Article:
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August 18, 2004

Preimplantation Testing to Produce an HLA-Matched Donor Infant

Author Affiliations

Letters Section Editor: Robert M. Golub, MD, Senior Editor.

JAMA. 2004;292(7):803. doi:10.1001/jama.292.7.803-b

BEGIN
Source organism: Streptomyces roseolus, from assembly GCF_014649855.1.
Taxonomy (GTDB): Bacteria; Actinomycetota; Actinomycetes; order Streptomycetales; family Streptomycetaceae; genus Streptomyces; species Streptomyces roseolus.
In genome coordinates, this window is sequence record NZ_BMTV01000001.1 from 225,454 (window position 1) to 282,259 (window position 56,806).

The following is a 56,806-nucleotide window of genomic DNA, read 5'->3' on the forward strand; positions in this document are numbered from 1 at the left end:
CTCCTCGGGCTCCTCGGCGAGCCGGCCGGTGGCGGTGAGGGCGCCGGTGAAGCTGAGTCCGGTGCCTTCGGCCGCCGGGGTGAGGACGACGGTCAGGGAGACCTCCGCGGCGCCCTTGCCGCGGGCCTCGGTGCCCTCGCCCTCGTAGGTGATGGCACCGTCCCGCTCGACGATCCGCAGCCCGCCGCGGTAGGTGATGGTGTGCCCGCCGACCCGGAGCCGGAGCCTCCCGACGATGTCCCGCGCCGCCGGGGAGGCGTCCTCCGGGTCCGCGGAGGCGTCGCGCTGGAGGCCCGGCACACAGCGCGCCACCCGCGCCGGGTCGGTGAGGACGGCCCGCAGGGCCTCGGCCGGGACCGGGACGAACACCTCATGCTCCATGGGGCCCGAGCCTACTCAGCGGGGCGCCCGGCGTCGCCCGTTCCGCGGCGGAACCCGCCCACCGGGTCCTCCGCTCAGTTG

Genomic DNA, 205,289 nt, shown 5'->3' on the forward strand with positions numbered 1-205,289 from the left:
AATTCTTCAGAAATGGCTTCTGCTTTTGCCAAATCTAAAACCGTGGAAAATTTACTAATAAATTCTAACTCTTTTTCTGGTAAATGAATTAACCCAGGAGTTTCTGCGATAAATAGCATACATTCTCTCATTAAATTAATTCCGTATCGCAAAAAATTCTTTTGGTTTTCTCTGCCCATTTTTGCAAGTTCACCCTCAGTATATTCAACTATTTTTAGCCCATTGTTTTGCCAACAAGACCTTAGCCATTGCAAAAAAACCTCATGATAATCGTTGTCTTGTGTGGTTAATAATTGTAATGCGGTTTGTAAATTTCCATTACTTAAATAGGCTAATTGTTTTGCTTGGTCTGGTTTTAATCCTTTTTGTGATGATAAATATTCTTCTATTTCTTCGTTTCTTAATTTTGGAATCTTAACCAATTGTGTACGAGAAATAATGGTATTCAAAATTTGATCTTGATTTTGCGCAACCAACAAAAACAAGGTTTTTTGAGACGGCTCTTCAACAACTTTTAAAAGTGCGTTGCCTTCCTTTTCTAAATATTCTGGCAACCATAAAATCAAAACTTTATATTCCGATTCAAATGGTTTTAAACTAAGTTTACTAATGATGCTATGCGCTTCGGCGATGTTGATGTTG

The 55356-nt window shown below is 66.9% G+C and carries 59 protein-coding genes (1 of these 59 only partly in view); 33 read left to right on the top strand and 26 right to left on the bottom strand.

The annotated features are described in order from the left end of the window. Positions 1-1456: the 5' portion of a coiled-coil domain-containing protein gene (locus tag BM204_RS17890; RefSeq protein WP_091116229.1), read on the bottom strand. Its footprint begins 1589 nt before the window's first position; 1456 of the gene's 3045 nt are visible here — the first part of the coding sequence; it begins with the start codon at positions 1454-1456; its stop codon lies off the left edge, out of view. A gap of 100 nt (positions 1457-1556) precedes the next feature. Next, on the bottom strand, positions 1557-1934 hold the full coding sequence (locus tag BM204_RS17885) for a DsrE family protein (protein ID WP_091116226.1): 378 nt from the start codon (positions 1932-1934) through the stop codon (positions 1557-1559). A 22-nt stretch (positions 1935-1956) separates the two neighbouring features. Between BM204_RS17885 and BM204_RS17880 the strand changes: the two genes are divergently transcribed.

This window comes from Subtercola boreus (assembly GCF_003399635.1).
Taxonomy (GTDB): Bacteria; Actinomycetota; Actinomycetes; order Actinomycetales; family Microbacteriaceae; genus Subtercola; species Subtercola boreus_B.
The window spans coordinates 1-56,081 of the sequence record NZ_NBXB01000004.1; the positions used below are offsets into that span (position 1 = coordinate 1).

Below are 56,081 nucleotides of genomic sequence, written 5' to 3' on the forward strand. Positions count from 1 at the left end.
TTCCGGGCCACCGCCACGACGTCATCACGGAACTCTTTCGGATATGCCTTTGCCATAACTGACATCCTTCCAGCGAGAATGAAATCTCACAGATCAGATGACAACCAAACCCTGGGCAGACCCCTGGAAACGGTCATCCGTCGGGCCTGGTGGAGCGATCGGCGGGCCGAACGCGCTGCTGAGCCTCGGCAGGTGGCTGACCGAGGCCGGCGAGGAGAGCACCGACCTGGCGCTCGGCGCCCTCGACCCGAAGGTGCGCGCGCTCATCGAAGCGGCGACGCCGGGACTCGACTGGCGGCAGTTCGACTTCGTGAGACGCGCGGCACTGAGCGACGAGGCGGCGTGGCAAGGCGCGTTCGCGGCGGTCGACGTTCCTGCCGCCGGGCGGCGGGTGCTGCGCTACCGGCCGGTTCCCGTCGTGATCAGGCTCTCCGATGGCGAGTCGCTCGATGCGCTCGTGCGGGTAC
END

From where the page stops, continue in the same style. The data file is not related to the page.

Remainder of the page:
To the Editor: Both Dr Verlinsky and colleagues1 and Dr Fost2 argue that in vitro fertilization (IVF) with preimplantation HLA matching poses no risk of creating a donor child with either DBA or acute leukemia. However, the procedure may inadvertently transfer unidentified DBA genes, as cases of DBA have now been identified in which the disorder is inherited from a parent with a "silent phenotype" in whom there are no hematologic or nonhematologic manifestations.35 These instances underscore the unpredictability of the disease and the possibility that what may appear to be sporadic mutations are actually inherited. This is further complicated in that later prenatal testing is not possible in those cases for which the responsible mutation remains unidentified. Therefore, preimplantation HLA testing to create a donor may inadvertently result in a child affected by the disorder. Indeed, neither article clarifies whether any of these 9 cases had been rejected by England's Human Fertilisation and Embryology Authority (HFEA).6 The HFEA had previously refused to license such a use of preimplantation testing because it was not also being used to rule out disease in the child being created and thus to confer medical benefit. Although the HFEA has recently revised its position to allow preimplantation testing solely to create a donor for a sick sibling,7 that does not address the problem of inadvertently creating a child with the sibling's disorder.

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